PitCo commissioners eagerly approve conservation deal with Moore family | AspenTimes.com

PitCo commissioners eagerly approve conservation deal with Moore family

$10 million agreement will preserve critical elk habitat along McLain Flats Road

The Moore property on McLain Flats Road in Aspen on Thursday, May 19, 2022. (Kelsey Brunner/The Aspen Times)

The Pitkin County commissioners approved the first reading Wednesday of an ordinance to purchase land and conservation easements on the Tom and Carolyn Moore ranch on McLain Flats Road.

Pitkin County has offered $10 million for the outright purchase of 95 acres and a conservation easement on between 135 and 177 acres.

Dale Will, acquisitions and special projects director for Pitkin County Open Space and Trails, said the project is a “big deal” for the program because it provides wildlife habitat, preserves agricultural lands and views, and has the potential to enhance recreation along the Rio Grande Trail.

“I’ve been at the county now for 23 years and I’ve been thinking of this property the whole time I’ve been here,” he said.

The Moores have lived on the property since 1966. The area along McLain Flats Road has transformed from a secluded hideaway about 3 miles outside of Aspen to a neighborhood of luxury mansions. Tom Moore told the county commissioners he didn’t want to see similar development sweep through the ranch.

This image from Pitkin County Open Space and Trails shows the Moore property in yellow outline. Other open space parcels in the vicinity are color coded.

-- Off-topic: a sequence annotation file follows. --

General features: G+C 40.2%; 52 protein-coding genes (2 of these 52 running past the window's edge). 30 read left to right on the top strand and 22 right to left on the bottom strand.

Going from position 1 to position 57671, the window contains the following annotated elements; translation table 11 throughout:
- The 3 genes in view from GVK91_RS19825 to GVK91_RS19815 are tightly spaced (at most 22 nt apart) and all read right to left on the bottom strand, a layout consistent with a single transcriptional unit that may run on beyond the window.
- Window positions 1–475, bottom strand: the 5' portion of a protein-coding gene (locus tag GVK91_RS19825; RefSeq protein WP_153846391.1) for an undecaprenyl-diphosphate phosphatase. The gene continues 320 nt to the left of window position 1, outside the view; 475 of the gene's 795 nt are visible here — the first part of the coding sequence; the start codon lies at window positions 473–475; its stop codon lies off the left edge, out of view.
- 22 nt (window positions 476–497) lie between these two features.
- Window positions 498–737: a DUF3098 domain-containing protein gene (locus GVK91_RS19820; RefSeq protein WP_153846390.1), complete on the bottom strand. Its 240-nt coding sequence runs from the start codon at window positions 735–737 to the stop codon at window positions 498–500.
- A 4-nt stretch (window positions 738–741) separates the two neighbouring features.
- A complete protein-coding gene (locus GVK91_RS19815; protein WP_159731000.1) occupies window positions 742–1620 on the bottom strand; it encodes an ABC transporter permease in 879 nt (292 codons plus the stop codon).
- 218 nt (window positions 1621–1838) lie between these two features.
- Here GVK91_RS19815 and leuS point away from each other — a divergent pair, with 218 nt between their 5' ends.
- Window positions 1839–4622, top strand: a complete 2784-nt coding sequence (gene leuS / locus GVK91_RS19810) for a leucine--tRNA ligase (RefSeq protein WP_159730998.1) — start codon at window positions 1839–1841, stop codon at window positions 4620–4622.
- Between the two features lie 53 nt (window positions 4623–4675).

Courtesy image

Open space director Gary Tennenbaum said everyone that drives by the property understands how critical it is for elk because they congregate on the ranch from fall to spring. They have a “clear shot” down from Star Mesa, above the Moore’s ranch, down to the Roaring Fork River, Tennenbaum said.

“For habitat, this is a huge, huge win,” he said. “This is a major connection for them.”

The 95 acres that will be purchased by the county are on the west side of McLain Flats Road. The county will pledge to keep that ground free of development for perpetuity.

The Moores fully control 135 acres on the east side of the road. The site includes their humble, 1928 Sears Roebuck kit home and classic old red barn, which Tom said also was a kit. He has renovated both structures extensively. The county will acquire a conservation easement on the 135 acres. The Moores can continue living on the land. The family will also get a development right for a new home. The Moores’ home and barn will be historically designated.

The Moores and extended family own another 42 acres of contiguous ground. It is unknown if that will be part of the deal. If it is, that parcel will also have a development right for a home. If that land isn’t part of the deal, the price drops to $9 million, according to Will.

The Aspen City Council approved a $1 million contribution to the purchase on Tuesday night.

The deal was approved by county commissioners Greg Poschman, Patti Clapper, Steve Child and Kelly McNicholas Kury. Francie Jacober was unable to attend the meeting.

“It’s such a spectacular place,” Poschman said. The Moores have set a stellar example for all landowners who want to act for the benefit of the community, he said.

McNicholas Kury said the deal wouldn’t have been possible without the “generosity” of the family. The Moores are surrendering millions of dollars by not selling on the free market.

It’s not the first time the Moores have donated land or sold it at reduced price for the benefit of the community. They sold property along Maroon Creek Road to the open space program in 1993. They also provided land for the public school campus, the Aspen Valley Ski Club headquarters and affordable housing.

“We don’t often sell to normal people,” Tom Moore quipped. “Those kind of things make us happy.”

The commissioners in a second reading and a public hearing on June 8 must approve the ordinance.

Tom and Carolyn will remain on the property after the deal is done.

“I’m not planning on going anywhere except heaven or hell when the time comes,” Tom Moore said.



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